Charade is a 1963 Technicolor American romantic comedy/mystery film directed by Stanley Donen, written by Peter Stone and Marc Behm, and starring Cary Grant and Audrey Hepburn.
In this sequel to Father of the Bride (1950), newly married Kay Dunstan announces that she and her husband are going to have a baby, leaving her father, Stanley Banks, having to come to grips with becoming a grandfather.
Middle class family man Stanley Banks reminisces on events of the past year: One afternoon, returning from the office feeling happy and energetic, Stanley’s routine is interrupted when his wife Ellie tells him that they are having dinner with their daughter Kay and her husband, Buckley Dunstan, to hear some important news. Although Stanley is certain that it concerns Buckley’s business, the newlyweds reveal that Kay is expecting a baby. Buckley’s parents, Doris and Herbert, are delighted, as is Ellie, but Stanley broods that he is too young and vibrant to be a grandfather. Soon Ellie, flush with excitement, throws Kay a baby shower, something Stanley thinks is highway robbery not punishable by law. Later, Ellie suggests that they remodel their house to enable Kay, Buckley and the baby to move in with them, but Stanley puts his foot down. Ellie is near tears when the wealthy Dunstons announce that they are planning to add a wing to their home for the couple, but is overjoyed when Kay and Buckley reveal that they have just bought their own little house, enabling Ellie to have free rein helping Kay decorate.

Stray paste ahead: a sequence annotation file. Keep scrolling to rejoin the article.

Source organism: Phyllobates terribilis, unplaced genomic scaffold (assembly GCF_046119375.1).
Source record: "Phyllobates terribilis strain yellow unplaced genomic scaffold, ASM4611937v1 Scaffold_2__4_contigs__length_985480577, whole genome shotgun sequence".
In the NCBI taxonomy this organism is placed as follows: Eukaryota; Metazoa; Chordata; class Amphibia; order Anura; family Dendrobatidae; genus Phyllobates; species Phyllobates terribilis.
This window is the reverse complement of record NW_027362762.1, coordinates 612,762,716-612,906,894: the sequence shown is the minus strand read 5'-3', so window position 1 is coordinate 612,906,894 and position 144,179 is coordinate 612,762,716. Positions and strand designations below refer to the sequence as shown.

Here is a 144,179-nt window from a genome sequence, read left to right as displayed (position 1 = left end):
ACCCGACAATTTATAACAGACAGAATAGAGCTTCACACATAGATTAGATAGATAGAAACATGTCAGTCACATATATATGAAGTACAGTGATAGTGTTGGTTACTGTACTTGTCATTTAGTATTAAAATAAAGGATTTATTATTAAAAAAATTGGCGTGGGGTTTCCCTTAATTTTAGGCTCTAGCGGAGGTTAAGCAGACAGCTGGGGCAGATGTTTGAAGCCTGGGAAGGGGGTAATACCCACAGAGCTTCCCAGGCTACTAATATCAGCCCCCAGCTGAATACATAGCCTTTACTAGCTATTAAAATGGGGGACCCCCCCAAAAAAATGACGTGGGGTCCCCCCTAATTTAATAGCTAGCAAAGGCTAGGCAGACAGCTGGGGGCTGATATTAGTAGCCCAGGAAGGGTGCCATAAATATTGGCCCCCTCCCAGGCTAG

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Carol Lombard and William Powell Star in My Man Godfrey
Fifth Avenue socialite Irene Bullock (Carole Lombard) needs a “forgotten man” to win a scavenger hunt, and no one is more forgotten than Godfrey Park (William Powell), who resides in a dump …
Runtime: 94 min
My Man Godfrey (1936)